Maryland schools could lose between $70 million and $80 million in the next two years through proposed federal budget cuts, according to Maryland's superintendent of schools, with Montgomery and Prince George's among the hardest hit.
Beginning in October, Montgomery County could lose $4.3 million--34 percent of the federal funds it received in 1981--and is one of three school districts losing that much. The county could lose another $1.37 million the following year.
Prince George's could lose $5.9 million, 27 percent of the federal dollars it received in 1981, and could lose 23 percent, or $3.75 million in 1983--the highest percentage of any school district in the state for that year.
State Superintendent David Hornbeck blasted the cuts as a "continuing callous assault on public education and on the poor and handicapped in particular." The cuts must be approved by Congress before they would take effect.
The Reagan proposals hit hardest at programs receiving the most federal dollars, including impact aid, handicapped services, school meal programs and programs for the "educationally deprived," students with low achievement from low-income schools.
State education officials calculate that programs for the educationally deprived would lose one-third of their federal money, which they predicted could end services to 23,000 children and cause the layoff of 1,200 teachers and aides.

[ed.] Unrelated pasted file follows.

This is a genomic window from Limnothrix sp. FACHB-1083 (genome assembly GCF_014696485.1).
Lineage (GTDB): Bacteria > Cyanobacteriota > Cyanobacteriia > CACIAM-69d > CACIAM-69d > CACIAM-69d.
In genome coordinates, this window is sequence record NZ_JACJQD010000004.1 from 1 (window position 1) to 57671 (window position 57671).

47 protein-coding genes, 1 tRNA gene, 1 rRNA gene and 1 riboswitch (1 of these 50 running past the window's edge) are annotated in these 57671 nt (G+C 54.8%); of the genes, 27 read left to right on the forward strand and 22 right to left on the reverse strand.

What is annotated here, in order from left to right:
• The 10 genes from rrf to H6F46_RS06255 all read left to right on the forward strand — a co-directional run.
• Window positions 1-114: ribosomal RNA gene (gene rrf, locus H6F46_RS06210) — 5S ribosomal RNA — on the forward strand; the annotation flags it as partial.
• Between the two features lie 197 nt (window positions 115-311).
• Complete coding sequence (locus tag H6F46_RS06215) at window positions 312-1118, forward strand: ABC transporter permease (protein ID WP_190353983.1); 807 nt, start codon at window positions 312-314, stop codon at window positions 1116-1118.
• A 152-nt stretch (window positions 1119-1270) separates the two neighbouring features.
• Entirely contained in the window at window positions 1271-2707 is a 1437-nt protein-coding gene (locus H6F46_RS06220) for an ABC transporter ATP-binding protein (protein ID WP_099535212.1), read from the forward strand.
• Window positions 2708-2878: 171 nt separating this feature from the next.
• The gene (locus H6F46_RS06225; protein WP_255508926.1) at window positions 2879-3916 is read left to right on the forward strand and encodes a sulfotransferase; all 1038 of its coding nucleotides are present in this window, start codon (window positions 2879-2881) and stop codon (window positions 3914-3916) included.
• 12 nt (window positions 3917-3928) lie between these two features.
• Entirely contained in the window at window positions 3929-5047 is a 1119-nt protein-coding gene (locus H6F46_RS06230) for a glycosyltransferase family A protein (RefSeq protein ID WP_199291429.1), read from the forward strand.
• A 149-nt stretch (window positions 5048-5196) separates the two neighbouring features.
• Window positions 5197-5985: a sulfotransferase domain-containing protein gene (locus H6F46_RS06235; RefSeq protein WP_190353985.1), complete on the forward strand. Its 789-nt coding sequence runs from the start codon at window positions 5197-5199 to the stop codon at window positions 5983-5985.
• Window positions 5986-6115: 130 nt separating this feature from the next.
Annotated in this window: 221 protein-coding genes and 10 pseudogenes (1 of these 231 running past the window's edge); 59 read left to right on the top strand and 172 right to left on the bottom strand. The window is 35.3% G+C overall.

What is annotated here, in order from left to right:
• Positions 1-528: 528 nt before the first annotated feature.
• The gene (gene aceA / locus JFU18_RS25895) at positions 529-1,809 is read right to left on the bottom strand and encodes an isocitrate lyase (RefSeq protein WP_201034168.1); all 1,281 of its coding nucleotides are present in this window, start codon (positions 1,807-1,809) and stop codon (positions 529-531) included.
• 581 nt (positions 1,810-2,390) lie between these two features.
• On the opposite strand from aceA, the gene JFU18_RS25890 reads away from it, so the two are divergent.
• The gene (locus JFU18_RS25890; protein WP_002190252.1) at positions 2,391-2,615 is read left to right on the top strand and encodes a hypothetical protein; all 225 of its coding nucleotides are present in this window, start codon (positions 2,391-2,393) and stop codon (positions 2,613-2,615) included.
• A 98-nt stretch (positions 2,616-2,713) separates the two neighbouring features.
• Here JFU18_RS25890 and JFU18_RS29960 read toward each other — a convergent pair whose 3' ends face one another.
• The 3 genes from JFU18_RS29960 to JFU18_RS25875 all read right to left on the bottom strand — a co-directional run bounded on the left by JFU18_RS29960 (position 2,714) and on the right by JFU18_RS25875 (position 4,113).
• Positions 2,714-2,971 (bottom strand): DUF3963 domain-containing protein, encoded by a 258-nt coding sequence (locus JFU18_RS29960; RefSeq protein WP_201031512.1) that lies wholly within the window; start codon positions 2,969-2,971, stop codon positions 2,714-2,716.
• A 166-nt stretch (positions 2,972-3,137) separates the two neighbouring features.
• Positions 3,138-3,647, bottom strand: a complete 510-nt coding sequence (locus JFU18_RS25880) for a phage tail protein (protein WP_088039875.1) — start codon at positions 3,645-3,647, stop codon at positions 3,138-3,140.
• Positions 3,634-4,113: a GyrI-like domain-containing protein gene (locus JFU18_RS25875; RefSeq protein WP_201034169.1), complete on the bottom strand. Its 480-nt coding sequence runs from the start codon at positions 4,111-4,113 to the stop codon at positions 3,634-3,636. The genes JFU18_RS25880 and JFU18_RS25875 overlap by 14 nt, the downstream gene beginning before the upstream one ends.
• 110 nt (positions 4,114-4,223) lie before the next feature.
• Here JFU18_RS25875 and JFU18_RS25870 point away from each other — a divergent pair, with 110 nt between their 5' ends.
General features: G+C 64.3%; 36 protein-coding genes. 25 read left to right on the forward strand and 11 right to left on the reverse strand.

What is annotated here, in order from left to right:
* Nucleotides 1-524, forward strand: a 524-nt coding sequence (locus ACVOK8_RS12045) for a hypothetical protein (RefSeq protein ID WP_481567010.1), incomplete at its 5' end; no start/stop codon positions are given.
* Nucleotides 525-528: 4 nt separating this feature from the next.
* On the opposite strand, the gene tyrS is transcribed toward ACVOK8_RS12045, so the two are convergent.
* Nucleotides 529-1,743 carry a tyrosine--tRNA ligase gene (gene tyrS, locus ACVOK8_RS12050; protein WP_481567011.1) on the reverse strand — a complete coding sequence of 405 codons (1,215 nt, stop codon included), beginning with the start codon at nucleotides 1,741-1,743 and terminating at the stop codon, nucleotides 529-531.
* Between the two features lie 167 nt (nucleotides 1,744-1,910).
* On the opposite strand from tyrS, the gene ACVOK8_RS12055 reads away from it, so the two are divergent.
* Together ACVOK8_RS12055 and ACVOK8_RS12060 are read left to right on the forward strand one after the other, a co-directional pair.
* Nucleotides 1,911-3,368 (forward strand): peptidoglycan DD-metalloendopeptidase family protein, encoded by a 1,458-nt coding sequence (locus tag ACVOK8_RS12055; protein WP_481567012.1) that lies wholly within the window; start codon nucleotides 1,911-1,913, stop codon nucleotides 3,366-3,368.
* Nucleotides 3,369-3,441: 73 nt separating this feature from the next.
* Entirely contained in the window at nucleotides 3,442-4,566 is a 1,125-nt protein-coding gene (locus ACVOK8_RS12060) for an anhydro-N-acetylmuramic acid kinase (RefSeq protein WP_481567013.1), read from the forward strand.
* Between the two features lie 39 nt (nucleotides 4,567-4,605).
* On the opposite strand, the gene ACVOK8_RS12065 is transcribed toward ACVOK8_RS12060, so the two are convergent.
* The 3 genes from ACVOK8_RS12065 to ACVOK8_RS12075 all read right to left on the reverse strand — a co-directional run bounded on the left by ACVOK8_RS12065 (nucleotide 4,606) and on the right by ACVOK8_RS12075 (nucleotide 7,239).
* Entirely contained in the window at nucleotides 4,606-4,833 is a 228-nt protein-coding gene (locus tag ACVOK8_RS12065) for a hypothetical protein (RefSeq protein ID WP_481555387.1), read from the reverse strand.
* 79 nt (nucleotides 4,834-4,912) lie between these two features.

Programs for the handicapped would shrink by 32 percent, the officials said, which could trim services to 8,400 handicapped school children, 5,000 preschool children, 700 infants and 2,200 severely handicapped children.
The first impact on local budgets will be felt in the next school year, said Ken Hill, budget director for Montgomery County schools, who said the county could get $500,000 less of the $2 million in handicapped education dollars it received this year. Superintendent Edward Andrews has asked the county to pay the difference.
But other programs may not fare as well, Hill noted. Several smaller programs, such as $160,000 program to help Indo-Chinese refugees, are scheduled to be dropped under the county's school budget. A similar program in Prince George's could lose its total budget of $108,000.
Prince George's schools are slated to lose $1 million in federal funds for special education. Those funds paid for 39 teachers and therapists. Although the school board has asked the county to pay the difference, County Executive Lawrence J. Hogan already has said the county cannot afford to pay for the budget the school board has requested.